Video: How to Build an Internal Streaming Solution
Building an effective internal streaming solution for the enterprise is a bit like assembling a puzzle, and it means identifying all of the interlocking pieces that will work most effectively together to create a high-quality, reliable stream from production to delivery. It also means building in the flexibility to swap out components as new technologies emerge or new functionality is required. Howard & Associates founder Andy Howard explains how to build an internal streaming solution that will work for your organization in this excerpt from a Streaming Media West 2016 panel discussion.
Learn more about streaming solutions at Streaming Media East.
Read the complete transcript of this video:
Andy Howard: The architecture that you should try to build is to use best of breed for each of the different pieces of functionality. Therefore, if there's some brand new whiz-bang encoder that comes out, you can easily just replace that piece of it without having to replace the rest of the solution.
Outside of the technology, there's a lot of different types of people that are going to be involved in this. You've got your production people. You've got the networking folks that need to be involved from the distribution side of things. You have the corporate communications, which is a marketing department. So there's a lot of different groups that you need to make sure all have their own requirements delivered and are part of the initial discussions. The projects that I worked on that are typically the most successful are when all the groups have come to the table and are part of creating the solution, verses if just a networking team drives it, then they're going to miss a lot of the key requirements that some of the other organizations have. Then all these pieces now with a modern API, it's going to all be stitched together very effectively.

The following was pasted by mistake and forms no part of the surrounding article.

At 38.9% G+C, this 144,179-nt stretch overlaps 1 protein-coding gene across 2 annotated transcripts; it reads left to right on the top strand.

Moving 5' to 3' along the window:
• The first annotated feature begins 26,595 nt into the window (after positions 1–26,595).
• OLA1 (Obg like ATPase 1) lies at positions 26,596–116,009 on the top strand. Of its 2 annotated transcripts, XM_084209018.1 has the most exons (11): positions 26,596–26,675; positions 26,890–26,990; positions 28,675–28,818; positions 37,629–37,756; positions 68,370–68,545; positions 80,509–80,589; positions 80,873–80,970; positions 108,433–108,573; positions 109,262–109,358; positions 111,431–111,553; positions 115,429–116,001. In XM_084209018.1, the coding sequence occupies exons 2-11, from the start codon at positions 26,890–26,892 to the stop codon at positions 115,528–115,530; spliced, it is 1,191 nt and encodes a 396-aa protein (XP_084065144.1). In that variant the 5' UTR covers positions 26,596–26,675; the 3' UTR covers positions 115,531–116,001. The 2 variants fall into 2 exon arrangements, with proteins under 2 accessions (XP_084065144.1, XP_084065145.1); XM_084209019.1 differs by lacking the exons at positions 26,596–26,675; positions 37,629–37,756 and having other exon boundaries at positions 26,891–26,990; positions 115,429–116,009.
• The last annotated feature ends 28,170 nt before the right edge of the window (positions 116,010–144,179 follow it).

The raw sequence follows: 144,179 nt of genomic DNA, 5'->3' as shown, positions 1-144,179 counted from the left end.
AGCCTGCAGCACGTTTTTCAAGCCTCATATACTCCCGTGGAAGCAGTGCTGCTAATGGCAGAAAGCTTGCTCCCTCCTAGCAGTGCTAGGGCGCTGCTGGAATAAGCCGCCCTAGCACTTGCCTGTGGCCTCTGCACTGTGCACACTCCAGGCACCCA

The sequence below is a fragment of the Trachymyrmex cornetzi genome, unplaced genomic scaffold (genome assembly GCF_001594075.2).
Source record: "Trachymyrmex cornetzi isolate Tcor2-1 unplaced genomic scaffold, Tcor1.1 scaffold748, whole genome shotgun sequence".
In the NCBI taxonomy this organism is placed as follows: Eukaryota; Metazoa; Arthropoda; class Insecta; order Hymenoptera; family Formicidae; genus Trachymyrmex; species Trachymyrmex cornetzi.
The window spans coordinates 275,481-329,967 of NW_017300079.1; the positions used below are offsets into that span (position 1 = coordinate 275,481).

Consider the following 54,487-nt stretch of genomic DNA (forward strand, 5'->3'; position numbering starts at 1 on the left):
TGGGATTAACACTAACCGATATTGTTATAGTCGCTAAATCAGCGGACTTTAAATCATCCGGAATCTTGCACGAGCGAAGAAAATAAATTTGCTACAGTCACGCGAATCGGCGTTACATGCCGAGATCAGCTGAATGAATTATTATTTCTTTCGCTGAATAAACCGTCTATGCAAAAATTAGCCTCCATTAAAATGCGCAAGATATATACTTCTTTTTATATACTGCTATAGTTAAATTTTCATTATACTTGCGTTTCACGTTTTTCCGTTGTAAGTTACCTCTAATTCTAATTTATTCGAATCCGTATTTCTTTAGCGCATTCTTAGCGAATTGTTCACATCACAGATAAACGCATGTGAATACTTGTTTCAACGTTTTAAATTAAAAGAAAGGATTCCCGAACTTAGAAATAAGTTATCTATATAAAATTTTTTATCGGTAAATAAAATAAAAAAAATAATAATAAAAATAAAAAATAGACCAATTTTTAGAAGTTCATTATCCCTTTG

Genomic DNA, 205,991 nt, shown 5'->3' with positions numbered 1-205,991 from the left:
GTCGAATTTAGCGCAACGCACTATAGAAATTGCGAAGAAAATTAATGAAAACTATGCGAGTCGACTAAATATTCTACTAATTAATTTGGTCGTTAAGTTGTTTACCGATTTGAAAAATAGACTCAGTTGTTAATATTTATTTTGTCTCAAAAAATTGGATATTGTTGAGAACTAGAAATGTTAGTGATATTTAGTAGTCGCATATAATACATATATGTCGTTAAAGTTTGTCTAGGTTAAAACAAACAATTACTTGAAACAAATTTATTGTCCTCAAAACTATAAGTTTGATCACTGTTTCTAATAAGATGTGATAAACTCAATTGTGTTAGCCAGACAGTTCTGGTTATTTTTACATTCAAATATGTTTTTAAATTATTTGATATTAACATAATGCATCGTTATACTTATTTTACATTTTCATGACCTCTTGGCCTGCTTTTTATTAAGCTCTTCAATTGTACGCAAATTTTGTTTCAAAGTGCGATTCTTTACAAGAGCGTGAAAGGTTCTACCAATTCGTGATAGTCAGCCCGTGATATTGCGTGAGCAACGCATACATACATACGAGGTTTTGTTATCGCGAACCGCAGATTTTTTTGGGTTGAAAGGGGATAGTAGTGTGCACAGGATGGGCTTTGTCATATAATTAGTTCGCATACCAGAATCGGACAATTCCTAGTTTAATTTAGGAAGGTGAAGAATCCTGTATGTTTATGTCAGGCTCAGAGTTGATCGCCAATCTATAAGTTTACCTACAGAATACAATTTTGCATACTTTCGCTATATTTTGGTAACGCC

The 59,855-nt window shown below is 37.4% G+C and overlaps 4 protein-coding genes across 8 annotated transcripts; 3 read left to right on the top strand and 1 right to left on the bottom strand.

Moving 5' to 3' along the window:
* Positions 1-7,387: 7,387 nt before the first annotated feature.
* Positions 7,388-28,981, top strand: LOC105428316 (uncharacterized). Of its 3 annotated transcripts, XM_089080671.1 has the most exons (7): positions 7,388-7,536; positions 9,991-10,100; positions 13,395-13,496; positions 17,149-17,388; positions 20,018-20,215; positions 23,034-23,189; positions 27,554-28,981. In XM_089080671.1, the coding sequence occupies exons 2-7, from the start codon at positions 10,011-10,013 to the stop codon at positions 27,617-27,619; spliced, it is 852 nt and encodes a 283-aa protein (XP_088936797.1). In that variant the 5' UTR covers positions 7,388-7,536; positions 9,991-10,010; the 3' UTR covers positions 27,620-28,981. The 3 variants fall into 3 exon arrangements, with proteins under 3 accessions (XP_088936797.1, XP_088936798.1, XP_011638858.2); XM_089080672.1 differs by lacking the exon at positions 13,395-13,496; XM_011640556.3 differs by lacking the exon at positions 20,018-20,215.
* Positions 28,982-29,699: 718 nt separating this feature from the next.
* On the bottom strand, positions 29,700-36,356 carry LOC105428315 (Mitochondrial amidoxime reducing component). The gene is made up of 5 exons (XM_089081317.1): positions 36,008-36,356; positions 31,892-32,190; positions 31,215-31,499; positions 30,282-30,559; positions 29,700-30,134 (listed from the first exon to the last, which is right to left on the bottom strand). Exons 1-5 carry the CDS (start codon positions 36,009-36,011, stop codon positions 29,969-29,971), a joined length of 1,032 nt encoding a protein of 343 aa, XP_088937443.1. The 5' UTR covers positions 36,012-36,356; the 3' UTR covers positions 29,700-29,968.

Getting the video into the solution and delivering it out really are two different pieces of functionality. When you're doing your production, you've got your production facilities. You can create that content and then it gets delivered by the system and then now when people are going to do their user-generated content, it's the same thing. It's the same delivery piece, it's all the same. It's just the input piece that changes.
In this case, there's a variety of ways you can get video, live video sources, or on-demand, and one is just a camera hooked up to the production. What a lot of the large organizations I work with do is they use the video conferencing rooms as sort of a studio, so that if the person's in office in Chicago, and they want to be able to deliver a webcast from there, they'll video-conference back to the production studio. The production people in New York, for example, will run the show. All the person has to do is go into the video-conferencing room, it's already got nice lighting, it's got nice mics, and then they can deliver the content from there.
Skype for business is becoming a more popular video source as well. Then in a lot of cases if you're doing a remote production, like at a hotel or something like this, we would typically recommend that they take an encoder on=site, deliver that content back to a decoder, and then they can run it all through the production back in their facility. The key point is that it all goes into one production facility and then it gets delivered out from there, so then it will run into and encoder, it can get delivered internally via multi-cast or peer-to-peer, then externally, it can get delivered through a streaming service from a CDN.